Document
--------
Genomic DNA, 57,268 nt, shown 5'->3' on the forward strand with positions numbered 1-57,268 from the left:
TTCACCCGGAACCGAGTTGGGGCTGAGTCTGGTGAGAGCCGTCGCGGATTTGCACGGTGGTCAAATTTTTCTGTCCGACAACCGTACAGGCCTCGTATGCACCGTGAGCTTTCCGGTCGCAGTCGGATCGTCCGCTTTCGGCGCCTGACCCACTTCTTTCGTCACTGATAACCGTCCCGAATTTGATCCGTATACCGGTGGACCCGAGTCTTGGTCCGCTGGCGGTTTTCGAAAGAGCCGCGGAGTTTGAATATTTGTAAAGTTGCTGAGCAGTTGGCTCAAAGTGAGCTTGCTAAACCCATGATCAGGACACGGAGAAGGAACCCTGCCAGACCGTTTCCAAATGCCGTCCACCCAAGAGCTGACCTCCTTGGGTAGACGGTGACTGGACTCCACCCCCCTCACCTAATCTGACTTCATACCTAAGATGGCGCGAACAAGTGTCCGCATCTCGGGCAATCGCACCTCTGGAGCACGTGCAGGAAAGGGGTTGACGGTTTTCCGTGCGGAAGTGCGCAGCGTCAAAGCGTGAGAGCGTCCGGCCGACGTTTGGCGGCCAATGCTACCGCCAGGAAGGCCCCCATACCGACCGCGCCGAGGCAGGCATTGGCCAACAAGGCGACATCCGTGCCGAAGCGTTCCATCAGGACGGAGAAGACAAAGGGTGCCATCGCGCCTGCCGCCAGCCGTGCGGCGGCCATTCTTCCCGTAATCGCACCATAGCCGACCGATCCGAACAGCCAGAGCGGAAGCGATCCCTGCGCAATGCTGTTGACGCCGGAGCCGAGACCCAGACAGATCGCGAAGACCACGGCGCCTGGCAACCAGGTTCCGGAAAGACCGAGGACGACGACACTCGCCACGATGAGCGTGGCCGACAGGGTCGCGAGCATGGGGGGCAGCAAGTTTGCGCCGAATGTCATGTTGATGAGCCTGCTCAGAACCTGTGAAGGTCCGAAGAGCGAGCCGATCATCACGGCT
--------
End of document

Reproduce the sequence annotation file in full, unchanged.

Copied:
Genomic DNA, 57,268 nt, shown 5'->3' on the forward strand with positions numbered 1-57,268 from the left:
TTCACCCGGAACCGAGTTGGGGCTGAGTCTGGTGAGAGCCGTCGCGGATTTGCACGGTGGTCAAATTTTTCTGTCCGACAACCGTACAGGCCTCGTATGCACCGTGAGCTTTCCGGTCGCAGTCGGATCGTCCGCTTTCGGCGCCTGACCCACTTCTTTCGTCACTGATAACCGTCCCGAATTTGATCCGTATACCGGTGGACCCGAGTCTTGGTCCGCTGGCGGTTTTCGAAAGAGCCGCGGAGTTTGAATATTTGTAAAGTTGCTGAGCAGTTGGCTCAAAGTGAGCTTGCTAAACCCATGATCAGGACACGGAGAAGGAACCCTGCCAGACCGTTTCCAAATGCCGTCCACCCAAGAGCTGACCTCCTTGGGTAGACGGTGACTGGACTCCACCCCCCTCACCTAATCTGACTTCATACCTAAGATGGCGCGAACAAGTGTCCGCATCTCGGGCAATCGCACCTCTGGAGCACGTGCAGGAAAGGGGTTGACGGTTTTCCGTGCGGAAGTGCGCAGCGTCAAAGCGTGAGAGCGTCCGGCCGACGTTTGGCGGCCAATGCTACCGCCAGGAAGGCCCCCATACCGACCGCGCCGAGGCAGGCATTGGCCAACAAGGCGACATCCGTGCCGAAGCGTTCCATCAGGACGGAGAAGACAAAGGGTGCCATCGCGCCTGCCGCCAGCCGTGCGGCGGCCATTCTTCCCGTAATCGCACCATAGCCGACCGATCCGAACAGCCAGAGCGGAAGCGATCCCTGCGCAATGCTGTTGACGCCGGAGCCGAGACCCAGACAGATCGCGAAGACCACGGCGCCTGGCAACCAGGTTCCGGAAAGACCGAGGACGACGACACTCGCCACGATGAGCGTGGCCGACAGGGTCGCGAGCATGGGGGGCAGCAAGTTTGCGCCGAATGTCATGTTGATGAGCCTGCTCAGAACCTGTGAAGGTCCGAAGAGCGAGCCGATCATCACGGCT